All in all, there are now roughly 2,000 Afghans, many of them educated and skilled, living in Kyrgyzstan. Eight hundred of them have refugee status with the UNHCR of which 100 have expressed their willingness to repatriate and contribute to Afghanistan’s reconstruction. Thirty-three returned to Mazar-e Sharif in 2002 via Kazakhstan and Uzbekistan as part of the first organised repatriation of Afghan refugees from Kyrgyzstan. It seems that further organised repatriation has been either suspended or simply stopped since then, given the consistent deterioration of Afghanistan’s security situation in the recent years. The UNHCR country representation repeatedly declined to provide updates.
There is also controversy over the status of Afghans in Kyrgyzstan. On the one hand, several Afghans interviewed by AAN in Bishkek and Osh claimed they fled their country for political and security reasons, such as political persecution because of their ideology (communism, in most cases), armed conflict and crime (particularly kidnappings of the children of wealthy Afghans). On the other hand, the UNHCR, the International Organisation for Migration (IOM) and also an Afghan diplomatic source in Kyrgyzstan, who spoke to AAN on conditions of anonymity, maintain that most Afghans are simply seeking a better life in Kyrgyzstan and elsewhere (see here and here). Although many Afghans are economic migrants, there are definitely refugees whose lives would be at risk if they were sent back to Afghanistan, as AAN understood when meeting some in Osh.
A number of Afghans who fled from violence in their country faced another violent conflict in Kyrgyzstan. Khoshhal, an Afghan shopkeeper in Osh, told AAN that many Afghans had to flee southern Kyrgyzstan for Bishkek in the wake of the appalling June 2010 ethnic conflict in Osh and Jalalabad, a result of fear and business losses.(1) Azim, an Afghan student in Osh, said that the Afghan defence ministry sent a plane and transported Afghan students from southern Kyrgyzstan back to their home country. According to an Afghan diplomat in Bishkek, the request came from Astana, in neighbouring Kazakhstan, since there was no Afghan embassy in Kyrgyzstan then. AAN did not come across any reports about Afghan casualties in the violence.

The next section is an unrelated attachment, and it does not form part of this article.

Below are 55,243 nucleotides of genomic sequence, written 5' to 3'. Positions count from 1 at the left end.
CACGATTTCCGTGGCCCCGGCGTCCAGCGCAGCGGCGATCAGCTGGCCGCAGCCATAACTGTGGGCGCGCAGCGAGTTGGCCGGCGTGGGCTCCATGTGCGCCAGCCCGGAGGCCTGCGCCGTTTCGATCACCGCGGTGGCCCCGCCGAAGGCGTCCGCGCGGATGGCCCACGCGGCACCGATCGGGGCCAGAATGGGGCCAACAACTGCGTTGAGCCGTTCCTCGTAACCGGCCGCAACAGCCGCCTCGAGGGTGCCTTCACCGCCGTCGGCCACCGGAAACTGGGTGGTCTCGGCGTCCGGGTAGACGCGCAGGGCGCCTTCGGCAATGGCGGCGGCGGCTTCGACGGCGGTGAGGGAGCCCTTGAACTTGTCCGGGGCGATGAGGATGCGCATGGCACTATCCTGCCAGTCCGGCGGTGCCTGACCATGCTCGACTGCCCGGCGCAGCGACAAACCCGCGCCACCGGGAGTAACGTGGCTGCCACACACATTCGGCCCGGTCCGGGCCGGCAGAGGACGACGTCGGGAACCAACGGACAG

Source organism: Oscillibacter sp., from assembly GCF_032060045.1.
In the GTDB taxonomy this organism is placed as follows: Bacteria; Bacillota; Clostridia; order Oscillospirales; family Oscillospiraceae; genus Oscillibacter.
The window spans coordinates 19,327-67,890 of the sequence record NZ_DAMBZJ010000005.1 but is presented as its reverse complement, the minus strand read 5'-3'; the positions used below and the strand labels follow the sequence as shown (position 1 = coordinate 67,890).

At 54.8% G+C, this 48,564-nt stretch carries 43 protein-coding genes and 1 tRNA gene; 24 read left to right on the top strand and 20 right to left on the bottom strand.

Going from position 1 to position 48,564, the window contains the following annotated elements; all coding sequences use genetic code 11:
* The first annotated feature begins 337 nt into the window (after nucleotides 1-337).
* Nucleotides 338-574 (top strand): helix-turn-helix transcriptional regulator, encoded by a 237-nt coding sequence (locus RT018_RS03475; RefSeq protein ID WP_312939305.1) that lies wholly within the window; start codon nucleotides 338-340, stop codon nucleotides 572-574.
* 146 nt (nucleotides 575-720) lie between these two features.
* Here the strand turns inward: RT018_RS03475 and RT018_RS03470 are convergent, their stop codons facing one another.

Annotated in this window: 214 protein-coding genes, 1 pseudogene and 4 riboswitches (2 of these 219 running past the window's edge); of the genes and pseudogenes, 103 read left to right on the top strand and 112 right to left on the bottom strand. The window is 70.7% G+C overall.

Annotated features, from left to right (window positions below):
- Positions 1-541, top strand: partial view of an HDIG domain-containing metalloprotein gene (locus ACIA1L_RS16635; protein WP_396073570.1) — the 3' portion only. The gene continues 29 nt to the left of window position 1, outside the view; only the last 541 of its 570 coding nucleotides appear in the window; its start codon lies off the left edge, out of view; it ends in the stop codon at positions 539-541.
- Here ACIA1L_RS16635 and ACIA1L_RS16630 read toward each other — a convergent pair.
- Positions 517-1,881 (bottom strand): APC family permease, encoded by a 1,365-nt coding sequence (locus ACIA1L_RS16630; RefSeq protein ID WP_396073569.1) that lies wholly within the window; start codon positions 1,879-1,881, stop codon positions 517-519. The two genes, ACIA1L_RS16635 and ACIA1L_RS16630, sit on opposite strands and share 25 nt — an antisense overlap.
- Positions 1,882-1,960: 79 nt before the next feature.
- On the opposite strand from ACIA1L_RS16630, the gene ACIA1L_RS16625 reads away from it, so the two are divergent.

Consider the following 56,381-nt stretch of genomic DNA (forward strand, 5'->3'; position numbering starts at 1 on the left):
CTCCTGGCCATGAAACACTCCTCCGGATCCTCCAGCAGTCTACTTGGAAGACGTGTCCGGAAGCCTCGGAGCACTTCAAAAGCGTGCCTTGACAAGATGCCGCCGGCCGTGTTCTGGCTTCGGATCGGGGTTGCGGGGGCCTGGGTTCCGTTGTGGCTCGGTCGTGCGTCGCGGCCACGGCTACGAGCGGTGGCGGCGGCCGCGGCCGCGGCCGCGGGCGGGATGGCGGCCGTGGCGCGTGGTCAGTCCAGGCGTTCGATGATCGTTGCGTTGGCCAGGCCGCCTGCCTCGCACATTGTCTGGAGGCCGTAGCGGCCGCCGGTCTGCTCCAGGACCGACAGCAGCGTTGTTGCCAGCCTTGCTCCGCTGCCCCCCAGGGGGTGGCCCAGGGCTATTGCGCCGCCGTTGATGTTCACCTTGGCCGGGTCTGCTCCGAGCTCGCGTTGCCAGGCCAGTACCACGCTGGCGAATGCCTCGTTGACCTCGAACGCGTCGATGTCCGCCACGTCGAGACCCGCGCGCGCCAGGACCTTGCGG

The conflict had catastrophic proportions, with about 470 people killed, 1,900 injured and approximately 2,800 buildings damaged. Some 300,000 people were displaced, and about 111,000 people, mostly ethnic Uzbeks, crossed the border to Uzbekistan. Ethnic Uzbeks suffered disproportionately: they accounted for 75 per cent of casualties, 90 per cent of property losses and about 80 per cent of indictments. Ethno-nationalism, particularly of the Kyrgyz variety, has been growing particularly in the south of the country,(2) and relations between the Kyrgyz and Uzbeks still remain tense with justice yet to be accomplished. An AAN foreign interlocutor in a highly conservative and outlying Uzbek village in the south said the ethnic Uzbeks did not see much future for themselves in Kyrgyzstan.(3)